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Lydia Kisley (CWRU)

Date: Thu. November 17th, 2022, 4:00 pm-5:00 pm
Location: Rockefeller 301 and via Zoom

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Meeting ID: 953 8784 0890

Passcode: 975081

Super-resolution imaging of complex materials: chromatography and (extra)cellular nutrients

Lydia Kisley, Warren E. Rupp Assistant Professor, Case Western Reserve University, Departments of Physics and Chemistry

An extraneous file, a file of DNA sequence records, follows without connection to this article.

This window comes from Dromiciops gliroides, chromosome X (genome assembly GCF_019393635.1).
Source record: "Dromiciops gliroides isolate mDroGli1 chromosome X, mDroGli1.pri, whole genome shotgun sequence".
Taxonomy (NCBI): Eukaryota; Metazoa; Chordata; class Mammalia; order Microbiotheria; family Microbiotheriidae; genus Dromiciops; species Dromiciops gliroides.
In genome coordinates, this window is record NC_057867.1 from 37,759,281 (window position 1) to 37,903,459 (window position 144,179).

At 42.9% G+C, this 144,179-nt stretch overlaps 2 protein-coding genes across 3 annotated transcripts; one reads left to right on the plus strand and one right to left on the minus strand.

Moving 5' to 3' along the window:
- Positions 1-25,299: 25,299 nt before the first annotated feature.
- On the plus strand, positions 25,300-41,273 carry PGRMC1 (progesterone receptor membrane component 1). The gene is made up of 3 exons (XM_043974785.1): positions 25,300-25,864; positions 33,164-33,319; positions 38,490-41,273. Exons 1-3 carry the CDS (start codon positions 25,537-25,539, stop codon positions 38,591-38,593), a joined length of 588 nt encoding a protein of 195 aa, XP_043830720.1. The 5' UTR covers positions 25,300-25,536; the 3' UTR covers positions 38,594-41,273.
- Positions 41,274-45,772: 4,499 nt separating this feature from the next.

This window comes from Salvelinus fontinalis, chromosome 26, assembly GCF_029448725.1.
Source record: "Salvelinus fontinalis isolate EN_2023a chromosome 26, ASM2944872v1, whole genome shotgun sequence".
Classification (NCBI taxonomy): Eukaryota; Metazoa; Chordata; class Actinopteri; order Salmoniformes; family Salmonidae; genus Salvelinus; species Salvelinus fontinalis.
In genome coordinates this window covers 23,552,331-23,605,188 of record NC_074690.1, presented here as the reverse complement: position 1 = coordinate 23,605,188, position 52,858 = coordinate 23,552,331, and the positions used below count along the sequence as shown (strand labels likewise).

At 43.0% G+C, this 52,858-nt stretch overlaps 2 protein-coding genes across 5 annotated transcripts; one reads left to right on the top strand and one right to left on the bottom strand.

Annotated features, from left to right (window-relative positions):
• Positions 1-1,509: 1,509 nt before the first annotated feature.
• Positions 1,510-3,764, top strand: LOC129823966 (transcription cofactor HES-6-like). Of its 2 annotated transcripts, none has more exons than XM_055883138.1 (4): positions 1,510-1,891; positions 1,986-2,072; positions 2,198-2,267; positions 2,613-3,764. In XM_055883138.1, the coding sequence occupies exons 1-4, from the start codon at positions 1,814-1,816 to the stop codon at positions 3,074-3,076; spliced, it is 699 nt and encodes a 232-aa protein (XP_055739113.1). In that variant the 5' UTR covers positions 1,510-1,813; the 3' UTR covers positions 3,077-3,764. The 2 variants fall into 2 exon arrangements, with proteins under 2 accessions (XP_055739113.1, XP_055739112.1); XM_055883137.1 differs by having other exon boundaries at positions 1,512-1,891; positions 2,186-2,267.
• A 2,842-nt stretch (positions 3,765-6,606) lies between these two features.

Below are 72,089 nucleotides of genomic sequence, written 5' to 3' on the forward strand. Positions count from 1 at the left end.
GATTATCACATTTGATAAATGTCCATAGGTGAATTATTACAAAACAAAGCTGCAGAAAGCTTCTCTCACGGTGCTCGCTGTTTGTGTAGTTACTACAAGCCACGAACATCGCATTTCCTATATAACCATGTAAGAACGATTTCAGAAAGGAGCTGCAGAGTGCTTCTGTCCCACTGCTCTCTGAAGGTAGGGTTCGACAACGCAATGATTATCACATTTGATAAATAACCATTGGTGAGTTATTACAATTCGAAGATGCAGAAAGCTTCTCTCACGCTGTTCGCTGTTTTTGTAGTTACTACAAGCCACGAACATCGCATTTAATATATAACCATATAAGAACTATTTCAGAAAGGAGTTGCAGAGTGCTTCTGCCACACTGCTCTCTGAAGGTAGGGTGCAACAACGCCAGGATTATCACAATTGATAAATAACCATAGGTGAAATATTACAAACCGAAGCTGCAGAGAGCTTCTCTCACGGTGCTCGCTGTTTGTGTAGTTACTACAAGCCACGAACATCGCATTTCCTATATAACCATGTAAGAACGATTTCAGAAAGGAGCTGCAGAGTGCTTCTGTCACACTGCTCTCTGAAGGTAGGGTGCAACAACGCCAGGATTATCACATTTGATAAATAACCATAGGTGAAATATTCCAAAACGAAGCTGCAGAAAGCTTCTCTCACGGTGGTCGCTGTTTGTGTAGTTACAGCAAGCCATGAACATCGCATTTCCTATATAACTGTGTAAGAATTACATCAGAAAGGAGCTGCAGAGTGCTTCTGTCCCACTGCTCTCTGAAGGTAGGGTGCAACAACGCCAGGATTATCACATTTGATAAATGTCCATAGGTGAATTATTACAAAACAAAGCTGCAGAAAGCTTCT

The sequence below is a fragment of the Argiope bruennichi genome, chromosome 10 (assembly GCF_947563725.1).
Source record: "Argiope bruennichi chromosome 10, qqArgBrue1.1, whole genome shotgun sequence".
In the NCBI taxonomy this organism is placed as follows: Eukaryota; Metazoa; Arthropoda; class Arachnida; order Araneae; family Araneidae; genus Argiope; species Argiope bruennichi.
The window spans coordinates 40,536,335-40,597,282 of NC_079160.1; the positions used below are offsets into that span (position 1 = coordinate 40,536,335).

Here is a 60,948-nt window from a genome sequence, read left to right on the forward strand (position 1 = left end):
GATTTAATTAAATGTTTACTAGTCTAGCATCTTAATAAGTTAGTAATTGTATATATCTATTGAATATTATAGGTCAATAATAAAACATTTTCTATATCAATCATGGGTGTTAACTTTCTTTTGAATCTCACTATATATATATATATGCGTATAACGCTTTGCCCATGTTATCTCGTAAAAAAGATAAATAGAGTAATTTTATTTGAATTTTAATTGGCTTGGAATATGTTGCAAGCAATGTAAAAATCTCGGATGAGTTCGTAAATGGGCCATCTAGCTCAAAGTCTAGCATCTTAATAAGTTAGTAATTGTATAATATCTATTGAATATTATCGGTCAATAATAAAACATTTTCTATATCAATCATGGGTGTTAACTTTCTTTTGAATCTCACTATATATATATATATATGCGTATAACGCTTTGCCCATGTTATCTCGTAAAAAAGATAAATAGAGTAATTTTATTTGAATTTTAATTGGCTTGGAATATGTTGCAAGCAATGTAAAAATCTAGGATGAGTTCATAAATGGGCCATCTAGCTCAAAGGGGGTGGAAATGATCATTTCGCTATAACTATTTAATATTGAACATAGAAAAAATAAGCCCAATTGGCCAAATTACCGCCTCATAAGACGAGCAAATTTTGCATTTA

Abstract: Single-molecule spectroscopy and super-resolution fluorescence microscopy have become seminal tools for scientists due to their ability to resolve heterogeneity normally obscured in traditional ensemble measurements. Single-molecule spectroscopy has enabled important findings in areas such as cellular biophysics and catalysis, yet, single-molecule techniques have had limited use in the study of materials. From a macroscale engineering perspective, many materials are optimized empirically to decide what con­ditions work “best,” resulting in little understanding of the physics behind why the selected conditions perform the way they do. On the other hand, single-molecule studies of materials have focused on model, fundamental systems: materials simplified to have only a few components so they can be well-described by statistical models, but far from conditions for their intended use. Our lab’s goal is to advance the single-molecule materials field towards more complex conditions relevant to industrial and medical questions. In this talk I will present our work 1) studying chromatographic separation stationary phases used in industrial columns for separating chiral molecules with three-dimensional single-molecule imaging and 2) developing a super-resolution expansion microscopy method to sense small-molecule cellular nutrients in the extracellular environment. Overall, our single-molecule approach will allow us to study materials that are realistic, multi-component, and complex to connect fundamental molecular observations to materials challenges in industry and medicine.

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